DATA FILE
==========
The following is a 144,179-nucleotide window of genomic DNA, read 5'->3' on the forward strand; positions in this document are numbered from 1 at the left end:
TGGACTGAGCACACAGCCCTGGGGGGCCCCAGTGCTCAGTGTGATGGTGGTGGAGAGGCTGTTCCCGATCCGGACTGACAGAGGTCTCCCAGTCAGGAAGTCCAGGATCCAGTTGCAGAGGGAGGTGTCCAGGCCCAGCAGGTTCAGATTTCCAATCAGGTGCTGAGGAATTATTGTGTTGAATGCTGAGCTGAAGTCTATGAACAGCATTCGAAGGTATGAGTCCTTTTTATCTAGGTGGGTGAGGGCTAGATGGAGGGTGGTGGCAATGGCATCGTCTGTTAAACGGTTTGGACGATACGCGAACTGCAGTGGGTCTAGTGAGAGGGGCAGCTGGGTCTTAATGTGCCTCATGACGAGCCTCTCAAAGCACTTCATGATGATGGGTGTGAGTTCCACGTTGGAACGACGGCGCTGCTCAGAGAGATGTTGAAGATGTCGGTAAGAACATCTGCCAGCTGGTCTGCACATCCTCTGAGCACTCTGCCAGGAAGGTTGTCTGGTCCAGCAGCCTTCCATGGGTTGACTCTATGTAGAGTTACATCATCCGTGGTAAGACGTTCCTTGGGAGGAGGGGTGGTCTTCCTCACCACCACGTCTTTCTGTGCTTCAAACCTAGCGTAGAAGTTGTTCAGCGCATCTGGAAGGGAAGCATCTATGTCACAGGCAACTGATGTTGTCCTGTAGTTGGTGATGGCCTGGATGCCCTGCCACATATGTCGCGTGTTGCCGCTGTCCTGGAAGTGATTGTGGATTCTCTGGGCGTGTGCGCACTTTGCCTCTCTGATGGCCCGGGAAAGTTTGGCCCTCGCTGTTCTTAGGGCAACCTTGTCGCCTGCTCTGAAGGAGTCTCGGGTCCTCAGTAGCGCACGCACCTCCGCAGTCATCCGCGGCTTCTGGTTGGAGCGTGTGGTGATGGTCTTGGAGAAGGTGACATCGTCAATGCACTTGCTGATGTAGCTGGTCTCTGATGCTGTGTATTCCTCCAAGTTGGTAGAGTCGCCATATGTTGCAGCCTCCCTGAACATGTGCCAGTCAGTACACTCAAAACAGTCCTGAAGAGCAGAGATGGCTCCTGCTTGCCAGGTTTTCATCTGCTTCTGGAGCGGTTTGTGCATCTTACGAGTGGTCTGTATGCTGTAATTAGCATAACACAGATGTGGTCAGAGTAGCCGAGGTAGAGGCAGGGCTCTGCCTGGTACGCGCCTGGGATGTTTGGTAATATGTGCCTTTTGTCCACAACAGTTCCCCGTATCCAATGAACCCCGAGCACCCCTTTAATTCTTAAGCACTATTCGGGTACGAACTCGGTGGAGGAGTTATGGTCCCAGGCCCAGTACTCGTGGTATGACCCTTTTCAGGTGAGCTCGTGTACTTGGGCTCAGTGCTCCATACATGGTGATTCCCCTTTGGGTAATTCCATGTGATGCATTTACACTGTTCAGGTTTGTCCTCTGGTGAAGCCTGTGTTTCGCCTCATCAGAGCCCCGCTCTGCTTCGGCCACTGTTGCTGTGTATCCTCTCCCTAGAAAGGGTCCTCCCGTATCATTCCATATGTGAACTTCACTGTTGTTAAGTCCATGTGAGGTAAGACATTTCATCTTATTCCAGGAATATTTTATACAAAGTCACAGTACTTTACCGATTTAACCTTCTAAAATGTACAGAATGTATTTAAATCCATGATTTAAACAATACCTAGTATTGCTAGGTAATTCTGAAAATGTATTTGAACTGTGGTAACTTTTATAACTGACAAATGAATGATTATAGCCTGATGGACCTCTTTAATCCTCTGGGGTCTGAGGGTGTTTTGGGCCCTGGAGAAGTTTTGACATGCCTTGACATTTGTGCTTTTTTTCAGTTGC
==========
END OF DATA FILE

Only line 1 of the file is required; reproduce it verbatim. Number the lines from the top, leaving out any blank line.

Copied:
The following is a 144,179-nucleotide window of genomic DNA, read 5'->3' on the forward strand; positions in this document are numbered from 1 at the left end: